I’m really sensitive to second-hand embarrassment, so while I was excited to read this book, I dreaded the inciting incident warned about in the description. Lindsey starts the story by dropping us right into the event, so at least I didn’t have to stress about when it would come. Even better, I felt that they handled the situation in a way that left me with feelings of poignancy for Caleb rather than strict discomfort. Regardless, the event does a great job of setting up Caleb’s character, especially as he also starts to understand how his previous relationship has been making him sink so low for so long.
Enter Bodhi, who Caleb’s friends claim is an absolute cinnamon roll. I never quite saw that, which I’m not mad about, because that facet of his character is tempered by both Caleb and Bodhi’s points of view. What I didn’t quite get was Bodhi’s attraction to Caleb, especially considering how judgmental Caleb is toward him for much of their employer/employee relationship. But as they grow closer, Lindsey sets up a fascinating intersection of how both men express their stress but then must also deal with the negative external associations, proving that they are more alike than they know. This isn’t an “enemies to lovers” story so much as Caleb doing excellent personal work for the “asshole to lovers” journey to be genuinely impactful.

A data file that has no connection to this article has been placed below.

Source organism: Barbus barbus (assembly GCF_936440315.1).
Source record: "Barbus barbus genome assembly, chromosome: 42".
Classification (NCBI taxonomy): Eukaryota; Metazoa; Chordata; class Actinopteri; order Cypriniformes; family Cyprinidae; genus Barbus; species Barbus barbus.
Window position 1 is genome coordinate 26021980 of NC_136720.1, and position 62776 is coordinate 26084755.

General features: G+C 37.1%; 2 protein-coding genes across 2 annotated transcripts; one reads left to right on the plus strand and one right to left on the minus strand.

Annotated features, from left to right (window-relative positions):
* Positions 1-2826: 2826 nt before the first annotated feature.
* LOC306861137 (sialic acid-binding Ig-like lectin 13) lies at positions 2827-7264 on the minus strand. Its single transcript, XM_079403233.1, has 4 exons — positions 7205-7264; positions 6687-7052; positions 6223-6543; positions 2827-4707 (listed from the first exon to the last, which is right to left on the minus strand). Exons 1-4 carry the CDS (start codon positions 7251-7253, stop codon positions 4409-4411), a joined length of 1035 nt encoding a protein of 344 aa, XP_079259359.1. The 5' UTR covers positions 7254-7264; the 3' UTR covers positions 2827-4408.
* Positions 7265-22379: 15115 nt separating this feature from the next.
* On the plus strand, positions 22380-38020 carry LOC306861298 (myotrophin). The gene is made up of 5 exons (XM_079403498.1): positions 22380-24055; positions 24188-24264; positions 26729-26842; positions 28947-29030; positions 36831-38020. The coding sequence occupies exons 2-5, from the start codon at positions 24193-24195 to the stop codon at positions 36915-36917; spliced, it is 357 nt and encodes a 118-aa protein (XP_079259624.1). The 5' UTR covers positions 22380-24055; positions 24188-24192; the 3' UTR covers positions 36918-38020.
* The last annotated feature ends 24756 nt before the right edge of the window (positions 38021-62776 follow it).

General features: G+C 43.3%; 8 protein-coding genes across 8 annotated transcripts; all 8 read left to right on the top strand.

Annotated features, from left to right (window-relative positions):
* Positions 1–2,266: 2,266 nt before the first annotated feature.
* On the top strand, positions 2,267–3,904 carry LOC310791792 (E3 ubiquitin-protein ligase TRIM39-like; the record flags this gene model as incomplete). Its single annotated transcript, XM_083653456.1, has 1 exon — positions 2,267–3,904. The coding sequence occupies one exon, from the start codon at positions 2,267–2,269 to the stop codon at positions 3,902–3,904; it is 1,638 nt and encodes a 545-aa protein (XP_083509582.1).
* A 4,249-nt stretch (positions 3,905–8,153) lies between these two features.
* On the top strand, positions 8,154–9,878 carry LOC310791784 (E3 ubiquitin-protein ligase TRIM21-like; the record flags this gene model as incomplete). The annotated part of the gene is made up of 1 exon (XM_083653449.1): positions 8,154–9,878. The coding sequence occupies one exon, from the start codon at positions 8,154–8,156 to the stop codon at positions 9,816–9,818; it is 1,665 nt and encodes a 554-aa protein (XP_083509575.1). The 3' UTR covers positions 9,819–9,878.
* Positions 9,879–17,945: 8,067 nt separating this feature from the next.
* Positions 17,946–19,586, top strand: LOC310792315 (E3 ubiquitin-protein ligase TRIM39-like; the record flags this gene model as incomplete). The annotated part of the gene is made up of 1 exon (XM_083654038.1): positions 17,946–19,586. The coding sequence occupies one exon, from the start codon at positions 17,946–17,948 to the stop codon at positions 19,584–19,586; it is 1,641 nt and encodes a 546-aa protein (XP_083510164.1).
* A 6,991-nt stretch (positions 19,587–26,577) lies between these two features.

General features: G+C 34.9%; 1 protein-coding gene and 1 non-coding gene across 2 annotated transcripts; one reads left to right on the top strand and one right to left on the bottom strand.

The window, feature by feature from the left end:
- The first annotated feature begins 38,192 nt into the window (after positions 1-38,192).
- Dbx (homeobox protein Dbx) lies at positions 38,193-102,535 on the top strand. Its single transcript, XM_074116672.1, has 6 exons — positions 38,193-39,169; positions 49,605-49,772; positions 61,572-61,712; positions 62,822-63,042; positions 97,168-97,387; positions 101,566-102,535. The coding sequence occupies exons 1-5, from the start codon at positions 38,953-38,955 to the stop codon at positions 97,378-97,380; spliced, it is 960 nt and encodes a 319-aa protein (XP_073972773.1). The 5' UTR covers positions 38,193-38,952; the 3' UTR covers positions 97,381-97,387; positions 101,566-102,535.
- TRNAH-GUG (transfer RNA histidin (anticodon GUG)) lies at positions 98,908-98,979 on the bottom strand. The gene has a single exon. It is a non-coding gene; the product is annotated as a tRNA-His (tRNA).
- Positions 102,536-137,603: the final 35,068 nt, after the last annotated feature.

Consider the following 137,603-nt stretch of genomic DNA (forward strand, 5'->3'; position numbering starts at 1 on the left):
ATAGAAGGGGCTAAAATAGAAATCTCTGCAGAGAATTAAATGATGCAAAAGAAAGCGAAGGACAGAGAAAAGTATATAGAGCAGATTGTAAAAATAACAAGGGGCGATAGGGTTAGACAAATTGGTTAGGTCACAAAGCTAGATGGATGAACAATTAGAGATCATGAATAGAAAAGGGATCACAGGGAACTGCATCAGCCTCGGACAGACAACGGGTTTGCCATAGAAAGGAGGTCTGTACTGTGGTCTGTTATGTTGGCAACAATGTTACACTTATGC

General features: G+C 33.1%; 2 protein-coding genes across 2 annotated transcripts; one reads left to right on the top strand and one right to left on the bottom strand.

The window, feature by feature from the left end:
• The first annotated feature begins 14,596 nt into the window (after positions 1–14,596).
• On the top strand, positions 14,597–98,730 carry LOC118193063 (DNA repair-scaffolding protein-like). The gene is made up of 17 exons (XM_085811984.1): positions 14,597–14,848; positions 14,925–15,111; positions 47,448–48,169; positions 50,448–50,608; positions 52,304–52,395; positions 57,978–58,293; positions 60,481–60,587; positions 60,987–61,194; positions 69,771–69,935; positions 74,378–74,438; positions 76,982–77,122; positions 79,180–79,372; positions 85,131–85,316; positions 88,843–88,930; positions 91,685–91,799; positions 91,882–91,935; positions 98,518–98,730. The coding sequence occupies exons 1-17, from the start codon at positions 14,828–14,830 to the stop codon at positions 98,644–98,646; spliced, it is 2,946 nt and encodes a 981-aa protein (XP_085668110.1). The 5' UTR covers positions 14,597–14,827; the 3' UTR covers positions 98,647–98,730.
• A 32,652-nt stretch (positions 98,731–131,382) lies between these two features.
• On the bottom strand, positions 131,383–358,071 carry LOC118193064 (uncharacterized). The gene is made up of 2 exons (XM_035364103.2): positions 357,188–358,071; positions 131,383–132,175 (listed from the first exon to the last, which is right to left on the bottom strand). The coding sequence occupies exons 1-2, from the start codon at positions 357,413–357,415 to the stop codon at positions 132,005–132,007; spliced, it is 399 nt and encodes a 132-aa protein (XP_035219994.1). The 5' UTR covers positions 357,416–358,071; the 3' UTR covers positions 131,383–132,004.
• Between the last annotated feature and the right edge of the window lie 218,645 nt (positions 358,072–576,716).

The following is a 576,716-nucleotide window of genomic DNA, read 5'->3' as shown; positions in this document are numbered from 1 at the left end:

Overall, this book was relatively low angst compared to what I usually expect from this author. However, the emotional journey of both characters is still realistic and relevant to the character development. I look forward to Caleb and Bodhi being a core foundation for the rest of the relationships explored in this series, which I’m already looking forward to after meeting so many of the secondary characters here. I especially anticipate Bodhi’s twin Ravi getting his happily ever after and might hope it includes a proper resolution to the issue of their villainous grandparents.
On a formatting note, I’d love to mention that in previous books featuring characters with hearing limitations, Lindsey has used ‘single quotes’ around ASL dialogue. In this book, where the vast majority of communication between all characters is in ASL, Lindsey defaults to the more traditional (in American publications) “double quotes” for all dialogue, regardless of language. I appreciated and support this choice because dialogue and language should be represented in a standardized manner no matter the vehicle. It’s not an issue of “normalizing” ASL so much as it shows how all characters deserve equity in storytelling.
Disclaimer: I received a digital review copy of this book from the author.